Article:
Judges issue some pretty strange orders sometimes, and often set conditions for bail or parole that boggle the mind.
For example, in Box Butte County, Neb., Judge Brian Silverman had to order prosecutors to return a prosthetic leg to a shooting victim. Claiming the artificial limb was needed as evidence, County Attorney Kathleen Hutchinson initially refused to release Val McCabe's leg (the unfortunate Mr. McCabe had been shot by unknown assailants in the left arm, right buttock, right shoulder blade and the prosthetic leg). However, Judge Silverman ordered police to remove the bullet from the leg, and then return it to its rightful owner.
While some judges have been accused of having a "god complex," others take it a step further and actually address deities in their orders. In 2007, Indian Judge Sunil Kumar Singh issued a summons for two Hindu gods to personally appear in his court to help settle a 20-year-old property dispute.
The debate revolved around the ownership of a 1.4 acre plot of land in the coal mining town of Dhanbad that adjoined one temple dedicated to the god Ram and another dedicated to the monkey god Hanuman.
Worshippers claimed that the land belongs to the gods, but local priest Manmohan Patnaik insisted that the tract had been a gift to his family.
A local lawyer explained that since the land had been donated to the gods, "it is necessary to make them a party to the case."
Not surprisingly, after newspaper notices for their appearance were published in accordance with Indian legal practice, the Hindu deities failed to appear in court, prompting the judge's order. At last count, Judge Singh was still awaiting the arrival of Ram and Hanuman – which may help explain why India has a backlog of millions of property cases.
Then there are those judges who believe that their orders can attach conditions on litigants' personal lives, well beyond typical restrictions. In Canada, for example, Judge Rhys Morgan had an unusual condition to impose on Steven Cranley after the 24-year-old pleaded guilty to charges involving an attack on an ex-girlfriend.
Relying on doctor's testimony that Cranley had difficulty coping with rejection and would be a high risk to be a repeat offender if he got involved in another intimate relationship, Judge Morgan ordered Cranley not to have a girlfriend for the next three years. Specifically, the judge ruled that the defendant "can not form a romantic relationship of an intimate nature with a female person," so that "the protection of the public is in place."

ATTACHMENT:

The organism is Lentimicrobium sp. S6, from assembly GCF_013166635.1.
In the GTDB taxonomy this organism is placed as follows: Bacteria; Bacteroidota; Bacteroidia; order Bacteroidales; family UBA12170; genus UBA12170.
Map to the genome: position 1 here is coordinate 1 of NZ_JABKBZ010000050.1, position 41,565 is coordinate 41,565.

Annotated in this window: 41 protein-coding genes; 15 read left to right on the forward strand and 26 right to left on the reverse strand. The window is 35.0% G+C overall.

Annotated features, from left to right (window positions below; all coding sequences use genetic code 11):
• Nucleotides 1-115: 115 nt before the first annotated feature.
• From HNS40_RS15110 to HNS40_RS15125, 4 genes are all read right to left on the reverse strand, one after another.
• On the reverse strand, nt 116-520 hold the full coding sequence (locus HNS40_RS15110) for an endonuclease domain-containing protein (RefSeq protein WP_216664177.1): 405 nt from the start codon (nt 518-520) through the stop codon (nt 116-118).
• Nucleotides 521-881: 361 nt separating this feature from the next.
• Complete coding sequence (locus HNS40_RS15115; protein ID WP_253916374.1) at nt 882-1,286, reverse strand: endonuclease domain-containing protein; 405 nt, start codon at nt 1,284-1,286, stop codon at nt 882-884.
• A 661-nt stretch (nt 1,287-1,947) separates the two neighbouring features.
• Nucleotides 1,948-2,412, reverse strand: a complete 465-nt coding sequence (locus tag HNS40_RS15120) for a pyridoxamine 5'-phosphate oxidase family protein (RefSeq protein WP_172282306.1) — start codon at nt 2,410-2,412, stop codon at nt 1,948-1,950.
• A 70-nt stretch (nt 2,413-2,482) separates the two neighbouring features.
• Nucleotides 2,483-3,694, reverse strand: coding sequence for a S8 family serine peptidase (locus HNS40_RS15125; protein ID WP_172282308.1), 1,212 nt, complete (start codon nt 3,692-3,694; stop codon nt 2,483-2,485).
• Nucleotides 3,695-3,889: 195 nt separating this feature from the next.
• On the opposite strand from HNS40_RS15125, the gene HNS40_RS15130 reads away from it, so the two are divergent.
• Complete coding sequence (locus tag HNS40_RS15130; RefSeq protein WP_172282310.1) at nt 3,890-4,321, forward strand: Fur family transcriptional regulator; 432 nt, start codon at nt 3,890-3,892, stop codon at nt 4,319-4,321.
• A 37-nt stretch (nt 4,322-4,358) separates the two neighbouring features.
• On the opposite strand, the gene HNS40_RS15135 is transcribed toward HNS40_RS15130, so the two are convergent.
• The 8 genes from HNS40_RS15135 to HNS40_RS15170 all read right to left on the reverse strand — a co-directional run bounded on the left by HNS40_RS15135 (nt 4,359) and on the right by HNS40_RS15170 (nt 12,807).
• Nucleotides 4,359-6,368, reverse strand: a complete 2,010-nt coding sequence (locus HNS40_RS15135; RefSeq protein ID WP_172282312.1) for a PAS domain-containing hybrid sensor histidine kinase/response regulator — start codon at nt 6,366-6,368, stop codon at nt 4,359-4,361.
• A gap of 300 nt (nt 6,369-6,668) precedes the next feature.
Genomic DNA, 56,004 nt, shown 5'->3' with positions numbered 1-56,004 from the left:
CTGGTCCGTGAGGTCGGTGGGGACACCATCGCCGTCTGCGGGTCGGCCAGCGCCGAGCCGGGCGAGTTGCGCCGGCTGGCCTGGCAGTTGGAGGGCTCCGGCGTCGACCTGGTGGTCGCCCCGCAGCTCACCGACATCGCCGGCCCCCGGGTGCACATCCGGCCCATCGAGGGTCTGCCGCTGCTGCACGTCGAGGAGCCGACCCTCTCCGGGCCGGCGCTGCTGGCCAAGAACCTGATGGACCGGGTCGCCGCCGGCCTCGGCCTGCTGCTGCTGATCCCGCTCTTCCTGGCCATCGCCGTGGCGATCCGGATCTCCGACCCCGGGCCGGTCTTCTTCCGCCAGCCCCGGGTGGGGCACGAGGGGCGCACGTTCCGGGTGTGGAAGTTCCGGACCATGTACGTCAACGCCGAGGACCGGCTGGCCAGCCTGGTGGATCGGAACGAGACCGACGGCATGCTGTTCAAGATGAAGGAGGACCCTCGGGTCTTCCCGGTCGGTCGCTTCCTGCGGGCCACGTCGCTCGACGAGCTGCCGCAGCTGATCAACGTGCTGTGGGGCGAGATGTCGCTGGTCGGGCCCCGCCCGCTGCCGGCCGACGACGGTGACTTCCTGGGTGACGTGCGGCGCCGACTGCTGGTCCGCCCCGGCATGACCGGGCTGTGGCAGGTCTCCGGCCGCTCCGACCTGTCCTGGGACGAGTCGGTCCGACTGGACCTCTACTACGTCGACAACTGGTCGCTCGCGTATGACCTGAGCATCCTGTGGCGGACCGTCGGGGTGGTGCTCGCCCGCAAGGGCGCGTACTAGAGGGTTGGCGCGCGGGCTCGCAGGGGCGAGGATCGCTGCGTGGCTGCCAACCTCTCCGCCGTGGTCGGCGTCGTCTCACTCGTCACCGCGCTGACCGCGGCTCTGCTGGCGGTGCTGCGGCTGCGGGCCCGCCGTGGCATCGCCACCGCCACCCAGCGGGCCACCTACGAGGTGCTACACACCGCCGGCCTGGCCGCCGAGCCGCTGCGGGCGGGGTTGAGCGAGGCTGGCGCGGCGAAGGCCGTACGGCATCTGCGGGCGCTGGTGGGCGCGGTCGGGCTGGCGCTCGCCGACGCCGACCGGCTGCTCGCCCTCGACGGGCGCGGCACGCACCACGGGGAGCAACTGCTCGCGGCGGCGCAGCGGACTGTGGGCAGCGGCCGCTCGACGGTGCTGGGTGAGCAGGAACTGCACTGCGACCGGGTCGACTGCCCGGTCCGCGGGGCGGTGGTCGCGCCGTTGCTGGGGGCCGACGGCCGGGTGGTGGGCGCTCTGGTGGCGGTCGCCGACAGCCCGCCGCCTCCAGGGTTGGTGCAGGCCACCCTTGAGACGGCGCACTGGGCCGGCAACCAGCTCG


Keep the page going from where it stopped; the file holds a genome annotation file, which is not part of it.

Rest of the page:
And last September here in Texas, where judges have the power to set any conditions of probation they deem reasonable, Judge Charlie Baird of Travis County ordered 20 year-old Felicia Salazar to stop having children or go to jail.
Ms. Salazar had been placed on probation after pleading guilty to injury of her 19-month-old daughter, whom Salazar had failed to protect or provide medical care to after the little girl was beaten by her father.
Fannin County District Judge Lauri Blake took it a step further in setting conditions of probation for defendant Christina Brazier in a 2005 cocaine possession case. Besides requiring a curfew and regular school attendance, Judge Blake ordered the 17-year-old young woman to "not wear clothing associated with the drug culture," to "not obtain any new tattoos or piercings" during the court-imposed community supervision period, and to "not have sexual intercourse while enrolled in school and living with parents." I'm not sure how a court would enforce that last part.
Still, it's hard to be as extreme as Judge Fernando Ferrin Calamita of Spain. In 2007, the judge in Spain's eastern region of Murcia ordered a lesbian mother to cede custody of her two daughters to their father unless she was willing to marry a man.
Judge Calamita ordered the woman to "go straight" if she wanted to keep her children because he felt that, like "drug addiction, child abuse, prostitution, belonging to a satanic sect or a heterosexual affair," homosexuality of a parent would "negatively affect the children and serve as a reason for a change of custody." Apparently, in Judge Calamita's mind, the Spanish Inquisition is alive and well.